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Kenya to champion climate change measures, Uhuru tells world leaders

President Uhuru Kenyatta has told world leaders that Kenya will be a steadfast champion of the interests of African countries and the entire Global South on climate change at the UN Security Council (UNSC).
The President said Kenya will particularly focus on creating a “compelling case for the nexus between climate change and security” noting that the phenomenon was “escalating and complicating new and old conflicts throughout the world”.
To avert a looming climate crisis, President Kenyatta urged world leaders to take “bold mitigation and adaptation measures” saying recent scientific evidence was pointing to a catastrophe.
“The evidence is irrefutable.  All the reports, including the most recent Intergovernmental Panel on Climate Change (IPCC) report, sound a loud alarm that the world risks facing a global catastrophe unless leaders shift gears on climate change. We need to urgently implement bold mitigation and adaptation measures to avert the looming crisis,” President Kenyatta cautioned.
The Kenyan Head of State spoke on Monday afternoon in Glasgow, Scotland where he delivered Kenya’s national statement at the World Leaders Summit of the ongoing 26th United Nations Climate Conference (COP26) being co-hosted by the United Kingdom (UK) and Italy.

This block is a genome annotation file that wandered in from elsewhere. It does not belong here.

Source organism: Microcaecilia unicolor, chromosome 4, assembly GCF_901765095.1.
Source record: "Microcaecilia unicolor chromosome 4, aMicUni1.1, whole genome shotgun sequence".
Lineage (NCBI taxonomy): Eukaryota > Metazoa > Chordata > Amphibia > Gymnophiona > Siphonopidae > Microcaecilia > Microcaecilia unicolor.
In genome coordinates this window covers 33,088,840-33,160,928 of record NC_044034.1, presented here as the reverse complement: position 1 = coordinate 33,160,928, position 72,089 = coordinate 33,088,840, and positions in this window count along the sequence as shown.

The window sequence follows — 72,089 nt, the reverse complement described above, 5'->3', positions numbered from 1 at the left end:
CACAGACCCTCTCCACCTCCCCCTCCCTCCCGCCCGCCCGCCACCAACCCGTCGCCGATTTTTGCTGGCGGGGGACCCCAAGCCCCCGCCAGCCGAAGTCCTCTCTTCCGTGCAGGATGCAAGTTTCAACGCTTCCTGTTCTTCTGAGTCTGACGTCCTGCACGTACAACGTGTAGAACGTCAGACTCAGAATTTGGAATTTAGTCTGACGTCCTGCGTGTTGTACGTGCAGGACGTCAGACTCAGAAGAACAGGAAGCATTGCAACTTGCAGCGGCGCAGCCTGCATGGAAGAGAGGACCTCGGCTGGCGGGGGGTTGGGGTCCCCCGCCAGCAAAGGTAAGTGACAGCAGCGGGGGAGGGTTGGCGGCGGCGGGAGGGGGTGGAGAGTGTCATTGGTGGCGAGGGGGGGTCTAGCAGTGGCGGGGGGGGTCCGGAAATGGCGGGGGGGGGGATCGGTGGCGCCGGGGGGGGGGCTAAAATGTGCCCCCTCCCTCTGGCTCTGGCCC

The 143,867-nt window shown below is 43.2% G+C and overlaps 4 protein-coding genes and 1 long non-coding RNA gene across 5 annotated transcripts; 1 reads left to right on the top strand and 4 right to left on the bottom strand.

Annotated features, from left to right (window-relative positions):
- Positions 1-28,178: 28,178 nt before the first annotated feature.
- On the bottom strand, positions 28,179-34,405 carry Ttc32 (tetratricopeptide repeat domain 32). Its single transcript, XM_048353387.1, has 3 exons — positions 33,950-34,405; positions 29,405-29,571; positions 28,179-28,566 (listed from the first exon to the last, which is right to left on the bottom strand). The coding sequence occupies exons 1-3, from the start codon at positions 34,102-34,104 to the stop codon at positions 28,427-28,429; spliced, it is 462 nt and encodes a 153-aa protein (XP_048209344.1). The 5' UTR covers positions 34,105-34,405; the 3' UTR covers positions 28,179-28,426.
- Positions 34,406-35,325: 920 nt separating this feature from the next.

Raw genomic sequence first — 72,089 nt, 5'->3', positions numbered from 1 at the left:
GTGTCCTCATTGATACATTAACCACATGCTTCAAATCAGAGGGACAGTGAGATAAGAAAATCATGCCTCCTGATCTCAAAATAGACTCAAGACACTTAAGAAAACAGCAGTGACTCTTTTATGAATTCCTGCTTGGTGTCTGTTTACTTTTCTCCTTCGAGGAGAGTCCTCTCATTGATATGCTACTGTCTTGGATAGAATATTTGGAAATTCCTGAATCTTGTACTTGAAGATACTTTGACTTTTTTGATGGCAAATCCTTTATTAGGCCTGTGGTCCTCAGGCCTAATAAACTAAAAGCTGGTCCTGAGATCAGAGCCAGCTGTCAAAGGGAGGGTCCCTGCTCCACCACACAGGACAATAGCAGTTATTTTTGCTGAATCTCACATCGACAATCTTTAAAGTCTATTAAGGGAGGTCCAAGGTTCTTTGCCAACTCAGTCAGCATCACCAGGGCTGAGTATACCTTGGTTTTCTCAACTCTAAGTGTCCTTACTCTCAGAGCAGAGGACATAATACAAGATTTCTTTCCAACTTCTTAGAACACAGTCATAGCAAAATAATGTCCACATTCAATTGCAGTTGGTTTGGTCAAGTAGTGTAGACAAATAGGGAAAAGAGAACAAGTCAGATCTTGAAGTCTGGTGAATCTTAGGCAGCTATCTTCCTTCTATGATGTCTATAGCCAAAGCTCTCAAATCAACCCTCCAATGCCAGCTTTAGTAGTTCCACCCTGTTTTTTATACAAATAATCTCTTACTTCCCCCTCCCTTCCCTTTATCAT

At the meeting also attended by the world’s greatest marathoner of all time, Kenyan Eliud Kipchoge, the President said climate change was an existential threat to most African countries pointing out that extreme weather costs Kenya an average of 5% of its GDP besides fuelling food shortages and livelihood conflicts in the country.
“In Kenya, extreme weather events including floods and droughts, lead to losses of 3 – 5% of our GDP annually. Further, they aggravate food insecurity and trigger divisive intra-community and inter-country competition for resources,” he said.
Once again, President Kenyatta, who arrived in the Scottish capital on Sunday evening, reminded developed countries to fulfil the 100 billion US dollars per year funding pledge for climate change adaptation programmes in developing countries.

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